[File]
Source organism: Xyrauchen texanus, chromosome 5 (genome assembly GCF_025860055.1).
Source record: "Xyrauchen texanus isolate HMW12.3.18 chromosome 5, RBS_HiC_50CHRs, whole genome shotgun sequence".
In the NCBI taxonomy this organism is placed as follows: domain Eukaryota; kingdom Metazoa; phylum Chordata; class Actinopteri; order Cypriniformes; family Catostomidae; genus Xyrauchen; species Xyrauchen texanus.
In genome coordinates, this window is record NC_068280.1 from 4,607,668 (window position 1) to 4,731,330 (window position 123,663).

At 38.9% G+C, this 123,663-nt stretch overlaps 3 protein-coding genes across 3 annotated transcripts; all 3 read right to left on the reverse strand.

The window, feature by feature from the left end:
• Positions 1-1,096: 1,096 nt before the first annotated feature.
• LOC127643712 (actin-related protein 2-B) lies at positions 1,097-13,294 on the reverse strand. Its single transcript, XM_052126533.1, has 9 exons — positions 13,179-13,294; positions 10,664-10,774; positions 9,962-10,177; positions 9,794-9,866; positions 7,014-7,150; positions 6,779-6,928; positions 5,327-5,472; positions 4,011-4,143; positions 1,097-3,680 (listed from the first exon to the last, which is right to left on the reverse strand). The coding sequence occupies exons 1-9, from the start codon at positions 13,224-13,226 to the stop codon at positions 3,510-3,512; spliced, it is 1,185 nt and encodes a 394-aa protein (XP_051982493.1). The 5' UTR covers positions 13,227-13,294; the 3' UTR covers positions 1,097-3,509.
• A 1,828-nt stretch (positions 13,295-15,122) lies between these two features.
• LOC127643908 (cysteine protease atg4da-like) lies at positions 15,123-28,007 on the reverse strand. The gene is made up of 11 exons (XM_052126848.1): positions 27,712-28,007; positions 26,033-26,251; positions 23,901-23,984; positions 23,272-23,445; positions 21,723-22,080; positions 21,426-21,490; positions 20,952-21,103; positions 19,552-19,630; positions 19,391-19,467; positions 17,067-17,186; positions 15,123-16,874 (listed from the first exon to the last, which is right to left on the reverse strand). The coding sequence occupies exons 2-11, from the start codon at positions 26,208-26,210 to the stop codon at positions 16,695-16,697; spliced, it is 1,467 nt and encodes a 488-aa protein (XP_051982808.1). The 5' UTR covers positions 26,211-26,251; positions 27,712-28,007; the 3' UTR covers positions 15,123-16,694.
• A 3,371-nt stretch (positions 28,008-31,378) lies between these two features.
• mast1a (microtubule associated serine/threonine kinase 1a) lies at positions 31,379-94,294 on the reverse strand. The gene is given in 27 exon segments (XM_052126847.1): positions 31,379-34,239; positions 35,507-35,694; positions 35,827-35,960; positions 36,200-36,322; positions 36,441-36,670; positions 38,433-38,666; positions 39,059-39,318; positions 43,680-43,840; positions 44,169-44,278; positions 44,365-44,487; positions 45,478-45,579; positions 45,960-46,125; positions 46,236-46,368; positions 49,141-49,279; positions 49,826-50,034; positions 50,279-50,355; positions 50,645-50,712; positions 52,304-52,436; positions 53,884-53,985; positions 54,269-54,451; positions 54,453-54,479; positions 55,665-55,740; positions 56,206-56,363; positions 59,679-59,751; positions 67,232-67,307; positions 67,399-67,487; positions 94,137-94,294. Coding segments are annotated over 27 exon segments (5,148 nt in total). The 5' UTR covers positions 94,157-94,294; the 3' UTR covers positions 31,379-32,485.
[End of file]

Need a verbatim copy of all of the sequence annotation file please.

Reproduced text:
Source organism: Xyrauchen texanus, chromosome 5 (genome assembly GCF_025860055.1).
Source record: "Xyrauchen texanus isolate HMW12.3.18 chromosome 5, RBS_HiC_50CHRs, whole genome shotgun sequence".
In the NCBI taxonomy this organism is placed as follows: domain Eukaryota; kingdom Metazoa; phylum Chordata; class Actinopteri; order Cypriniformes; family Catostomidae; genus Xyrauchen; species Xyrauchen texanus.
In genome coordinates, this window is record NC_068280.1 from 4,607,668 (window position 1) to 4,731,330 (window position 123,663).

At 38.9% G+C, this 123,663-nt stretch overlaps 3 protein-coding genes across 3 annotated transcripts; all 3 read right to left on the reverse strand.

The window, feature by feature from the left end:
• Positions 1-1,096: 1,096 nt before the first annotated feature.
• LOC127643712 (actin-related protein 2-B) lies at positions 1,097-13,294 on the reverse strand. Its single transcript, XM_052126533.1, has 9 exons — positions 13,179-13,294; positions 10,664-10,774; positions 9,962-10,177; positions 9,794-9,866; positions 7,014-7,150; positions 6,779-6,928; positions 5,327-5,472; positions 4,011-4,143; positions 1,097-3,680 (listed from the first exon to the last, which is right to left on the reverse strand). The coding sequence occupies exons 1-9, from the start codon at positions 13,224-13,226 to the stop codon at positions 3,510-3,512; spliced, it is 1,185 nt and encodes a 394-aa protein (XP_051982493.1). The 5' UTR covers positions 13,227-13,294; the 3' UTR covers positions 1,097-3,509.
• A 1,828-nt stretch (positions 13,295-15,122) lies between these two features.
• LOC127643908 (cysteine protease atg4da-like) lies at positions 15,123-28,007 on the reverse strand. The gene is made up of 11 exons (XM_052126848.1): positions 27,712-28,007; positions 26,033-26,251; positions 23,901-23,984; positions 23,272-23,445; positions 21,723-22,080; positions 21,426-21,490; positions 20,952-21,103; positions 19,552-19,630; positions 19,391-19,467; positions 17,067-17,186; positions 15,123-16,874 (listed from the first exon to the last, which is right to left on the reverse strand). The coding sequence occupies exons 2-11, from the start codon at positions 26,208-26,210 to the stop codon at positions 16,695-16,697; spliced, it is 1,467 nt and encodes a 488-aa protein (XP_051982808.1). The 5' UTR covers positions 26,211-26,251; positions 27,712-28,007; the 3' UTR covers positions 15,123-16,694.
• A 3,371-nt stretch (positions 28,008-31,378) lies between these two features.
• mast1a (microtubule associated serine/threonine kinase 1a) lies at positions 31,379-94,294 on the reverse strand. The gene is given in 27 exon segments (XM_052126847.1): positions 31,379-34,239; positions 35,507-35,694; positions 35,827-35,960; positions 36,200-36,322; positions 36,441-36,670; positions 38,433-38,666; positions 39,059-39,318; positions 43,680-43,840; positions 44,169-44,278; positions 44,365-44,487; positions 45,478-45,579; positions 45,960-46,125; positions 46,236-46,368; positions 49,141-49,279; positions 49,826-50,034; positions 50,279-50,355; positions 50,645-50,712; positions 52,304-52,436; positions 53,884-53,985; positions 54,269-54,451; positions 54,453-54,479; positions 55,665-55,740; positions 56,206-56,363; positions 59,679-59,751; positions 67,232-67,307; positions 67,399-67,487; positions 94,137-94,294. Coding segments are annotated over 27 exon segments (5,148 nt in total). The 5' UTR covers positions 94,157-94,294; the 3' UTR covers positions 31,379-32,485.